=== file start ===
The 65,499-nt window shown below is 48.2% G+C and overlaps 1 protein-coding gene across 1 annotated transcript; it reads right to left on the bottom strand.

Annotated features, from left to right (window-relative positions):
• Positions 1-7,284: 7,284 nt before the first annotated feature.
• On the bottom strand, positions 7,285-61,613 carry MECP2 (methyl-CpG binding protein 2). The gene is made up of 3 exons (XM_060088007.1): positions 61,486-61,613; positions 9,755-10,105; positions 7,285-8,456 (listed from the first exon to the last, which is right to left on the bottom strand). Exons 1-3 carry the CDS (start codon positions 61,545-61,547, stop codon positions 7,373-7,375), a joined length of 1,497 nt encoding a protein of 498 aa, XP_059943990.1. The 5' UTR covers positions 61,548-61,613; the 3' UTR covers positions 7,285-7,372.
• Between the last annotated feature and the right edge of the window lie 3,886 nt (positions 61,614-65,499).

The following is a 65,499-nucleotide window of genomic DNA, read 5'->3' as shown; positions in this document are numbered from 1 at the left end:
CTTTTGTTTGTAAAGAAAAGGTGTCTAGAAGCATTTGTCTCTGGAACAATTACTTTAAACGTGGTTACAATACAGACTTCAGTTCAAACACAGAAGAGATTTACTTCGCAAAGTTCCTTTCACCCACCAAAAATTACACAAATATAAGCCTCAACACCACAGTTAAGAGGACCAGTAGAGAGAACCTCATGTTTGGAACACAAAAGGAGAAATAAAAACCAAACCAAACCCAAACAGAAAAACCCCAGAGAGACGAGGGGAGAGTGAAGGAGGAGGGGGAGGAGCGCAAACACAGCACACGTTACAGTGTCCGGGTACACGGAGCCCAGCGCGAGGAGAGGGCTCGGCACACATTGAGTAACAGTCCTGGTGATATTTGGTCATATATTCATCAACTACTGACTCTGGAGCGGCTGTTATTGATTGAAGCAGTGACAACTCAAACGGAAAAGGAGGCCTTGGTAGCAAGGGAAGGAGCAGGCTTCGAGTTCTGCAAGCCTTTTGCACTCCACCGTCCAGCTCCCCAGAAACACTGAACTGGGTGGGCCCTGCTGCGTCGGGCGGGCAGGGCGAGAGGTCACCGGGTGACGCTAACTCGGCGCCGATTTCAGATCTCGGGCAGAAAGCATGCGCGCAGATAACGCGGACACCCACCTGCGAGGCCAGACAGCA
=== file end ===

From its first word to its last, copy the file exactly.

The 65,499-nt window shown below is 48.2% G+C and overlaps 1 protein-coding gene across 1 annotated transcript; it reads right to left on the bottom strand.

Annotated features, from left to right (window-relative positions):
• Positions 1-7,284: 7,284 nt before the first annotated feature.
• On the bottom strand, positions 7,285-61,613 carry MECP2 (methyl-CpG binding protein 2). The gene is made up of 3 exons (XM_060088007.1): positions 61,486-61,613; positions 9,755-10,105; positions 7,285-8,456 (listed from the first exon to the last, which is right to left on the bottom strand). Exons 1-3 carry the CDS (start codon positions 61,545-61,547, stop codon positions 7,373-7,375), a joined length of 1,497 nt encoding a protein of 498 aa, XP_059943990.1. The 5' UTR covers positions 61,548-61,613; the 3' UTR covers positions 7,285-7,372.
• Between the last annotated feature and the right edge of the window lie 3,886 nt (positions 61,614-65,499).

The following is a 65,499-nucleotide window of genomic DNA, read 5'->3' as shown; positions in this document are numbered from 1 at the left end:
CTTTTGTTTGTAAAGAAAAGGTGTCTAGAAGCATTTGTCTCTGGAACAATTACTTTAAACGTGGTTACAATACAGACTTCAGTTCAAACACAGAAGAGATTTACTTCGCAAAGTTCCTTTCACCCACCAAAAATTACACAAATATAAGCCTCAACACCACAGTTAAGAGGACCAGTAGAGAGAACCTCATGTTTGGAACACAAAAGGAGAAATAAAAACCAAACCAAACCCAAACAGAAAAACCCCAGAGAGACGAGGGGAGAGTGAAGGAGGAGGGGGAGGAGCGCAAACACAGCACACGTTACAGTGTCCGGGTACACGGAGCCCAGCGCGAGGAGAGGGCTCGGCACACATTGAGTAACAGTCCTGGTGATATTTGGTCATATATTCATCAACTACTGACTCTGGAGCGGCTGTTATTGATTGAAGCAGTGACAACTCAAACGGAAAAGGAGGCCTTGGTAGCAAGGGAAGGAGCAGGCTTCGAGTTCTGCAAGCCTTTTGCACTCCACCGTCCAGCTCCCCAGAAACACTGAACTGGGTGGGCCCTGCTGCGTCGGGCGGGCAGGGCGAGAGGTCACCGGGTGACGCTAACTCGGCGCCGATTTCAGATCTCGGGCAGAAAGCATGCGCGCAGATAACGCGGACACCCACCTGCGAGGCCAGACAGCA